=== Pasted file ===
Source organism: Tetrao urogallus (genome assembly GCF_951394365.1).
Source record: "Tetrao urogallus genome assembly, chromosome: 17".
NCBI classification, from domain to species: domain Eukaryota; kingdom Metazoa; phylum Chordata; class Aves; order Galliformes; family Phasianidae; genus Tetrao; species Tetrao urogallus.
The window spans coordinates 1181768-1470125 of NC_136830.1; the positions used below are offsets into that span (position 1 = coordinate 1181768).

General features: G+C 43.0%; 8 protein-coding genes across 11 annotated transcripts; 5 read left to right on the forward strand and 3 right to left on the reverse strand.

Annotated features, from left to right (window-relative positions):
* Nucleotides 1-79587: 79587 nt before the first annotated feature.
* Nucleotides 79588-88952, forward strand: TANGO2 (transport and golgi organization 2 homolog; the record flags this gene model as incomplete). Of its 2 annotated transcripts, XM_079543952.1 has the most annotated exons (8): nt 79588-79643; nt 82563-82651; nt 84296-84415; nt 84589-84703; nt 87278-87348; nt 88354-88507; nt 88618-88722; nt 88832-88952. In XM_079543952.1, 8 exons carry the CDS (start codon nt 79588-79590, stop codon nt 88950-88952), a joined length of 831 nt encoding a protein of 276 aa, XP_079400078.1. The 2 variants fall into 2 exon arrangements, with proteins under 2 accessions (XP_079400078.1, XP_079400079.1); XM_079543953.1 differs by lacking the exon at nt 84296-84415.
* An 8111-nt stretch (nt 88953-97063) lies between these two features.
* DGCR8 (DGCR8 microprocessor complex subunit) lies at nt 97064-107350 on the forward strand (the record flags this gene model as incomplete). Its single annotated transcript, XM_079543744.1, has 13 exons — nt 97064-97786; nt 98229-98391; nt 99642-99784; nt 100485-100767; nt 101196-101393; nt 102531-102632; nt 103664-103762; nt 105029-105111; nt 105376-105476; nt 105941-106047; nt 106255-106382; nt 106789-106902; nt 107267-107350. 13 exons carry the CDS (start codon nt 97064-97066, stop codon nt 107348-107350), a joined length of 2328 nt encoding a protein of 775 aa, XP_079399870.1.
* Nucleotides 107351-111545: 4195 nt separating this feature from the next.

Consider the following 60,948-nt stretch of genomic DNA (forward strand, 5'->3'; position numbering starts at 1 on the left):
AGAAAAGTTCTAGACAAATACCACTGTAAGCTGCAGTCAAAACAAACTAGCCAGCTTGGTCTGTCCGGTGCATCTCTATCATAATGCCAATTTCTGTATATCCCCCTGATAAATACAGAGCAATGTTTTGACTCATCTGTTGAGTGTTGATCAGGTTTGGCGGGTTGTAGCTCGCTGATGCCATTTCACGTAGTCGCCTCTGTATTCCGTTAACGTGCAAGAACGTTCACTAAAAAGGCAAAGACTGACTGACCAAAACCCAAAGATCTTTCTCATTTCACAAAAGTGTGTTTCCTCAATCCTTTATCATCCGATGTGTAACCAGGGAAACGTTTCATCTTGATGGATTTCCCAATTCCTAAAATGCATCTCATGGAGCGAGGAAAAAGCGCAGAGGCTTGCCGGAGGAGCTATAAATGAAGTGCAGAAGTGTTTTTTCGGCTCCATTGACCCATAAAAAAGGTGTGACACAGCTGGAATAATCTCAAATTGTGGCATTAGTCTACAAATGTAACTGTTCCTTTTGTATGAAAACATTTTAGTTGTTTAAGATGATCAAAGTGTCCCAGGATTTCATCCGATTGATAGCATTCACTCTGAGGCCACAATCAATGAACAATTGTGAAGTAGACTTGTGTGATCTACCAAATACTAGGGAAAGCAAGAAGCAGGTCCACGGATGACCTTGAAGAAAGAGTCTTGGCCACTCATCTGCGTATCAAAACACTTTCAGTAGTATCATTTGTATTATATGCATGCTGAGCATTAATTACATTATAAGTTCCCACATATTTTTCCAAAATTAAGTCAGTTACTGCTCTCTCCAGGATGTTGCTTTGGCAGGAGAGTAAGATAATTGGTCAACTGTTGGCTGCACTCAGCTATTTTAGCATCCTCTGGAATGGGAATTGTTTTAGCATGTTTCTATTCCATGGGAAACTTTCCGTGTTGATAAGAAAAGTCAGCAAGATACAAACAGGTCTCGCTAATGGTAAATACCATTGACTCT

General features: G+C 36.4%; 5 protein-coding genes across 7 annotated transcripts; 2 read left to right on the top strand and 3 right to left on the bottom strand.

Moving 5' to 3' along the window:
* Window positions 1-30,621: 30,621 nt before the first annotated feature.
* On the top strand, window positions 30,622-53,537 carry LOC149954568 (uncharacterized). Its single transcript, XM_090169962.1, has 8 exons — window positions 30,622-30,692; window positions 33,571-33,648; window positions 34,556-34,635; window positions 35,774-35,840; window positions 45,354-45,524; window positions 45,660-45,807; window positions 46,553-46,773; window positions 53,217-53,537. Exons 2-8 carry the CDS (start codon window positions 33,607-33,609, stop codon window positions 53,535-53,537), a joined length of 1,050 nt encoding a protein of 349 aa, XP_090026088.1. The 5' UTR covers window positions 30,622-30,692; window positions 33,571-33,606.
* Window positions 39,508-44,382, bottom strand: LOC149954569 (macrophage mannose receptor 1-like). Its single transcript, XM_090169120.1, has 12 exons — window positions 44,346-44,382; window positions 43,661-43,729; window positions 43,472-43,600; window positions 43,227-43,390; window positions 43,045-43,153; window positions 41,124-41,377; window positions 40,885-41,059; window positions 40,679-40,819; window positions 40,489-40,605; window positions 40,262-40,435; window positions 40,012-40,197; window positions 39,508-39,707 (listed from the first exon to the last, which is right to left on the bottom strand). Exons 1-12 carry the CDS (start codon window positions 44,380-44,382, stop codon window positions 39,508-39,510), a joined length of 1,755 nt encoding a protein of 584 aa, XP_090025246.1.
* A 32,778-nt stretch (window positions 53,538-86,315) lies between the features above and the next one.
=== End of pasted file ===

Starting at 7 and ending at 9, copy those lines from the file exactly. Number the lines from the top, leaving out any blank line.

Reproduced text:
* Nucleotides 1-79587: 79587 nt before the first annotated feature.
* Nucleotides 79588-88952, forward strand: TANGO2 (transport and golgi organization 2 homolog; the record flags this gene model as incomplete). Of its 2 annotated transcripts, XM_079543952.1 has the most annotated exons (8): nt 79588-79643; nt 82563-82651; nt 84296-84415; nt 84589-84703; nt 87278-87348; nt 88354-88507; nt 88618-88722; nt 88832-88952. In XM_079543952.1, 8 exons carry the CDS (start codon nt 79588-79590, stop codon nt 88950-88952), a joined length of 831 nt encoding a protein of 276 aa, XP_079400078.1. The 2 variants fall into 2 exon arrangements, with proteins under 2 accessions (XP_079400078.1, XP_079400079.1); XM_079543953.1 differs by lacking the exon at nt 84296-84415.
* An 8111-nt stretch (nt 88953-97063) lies between these two features.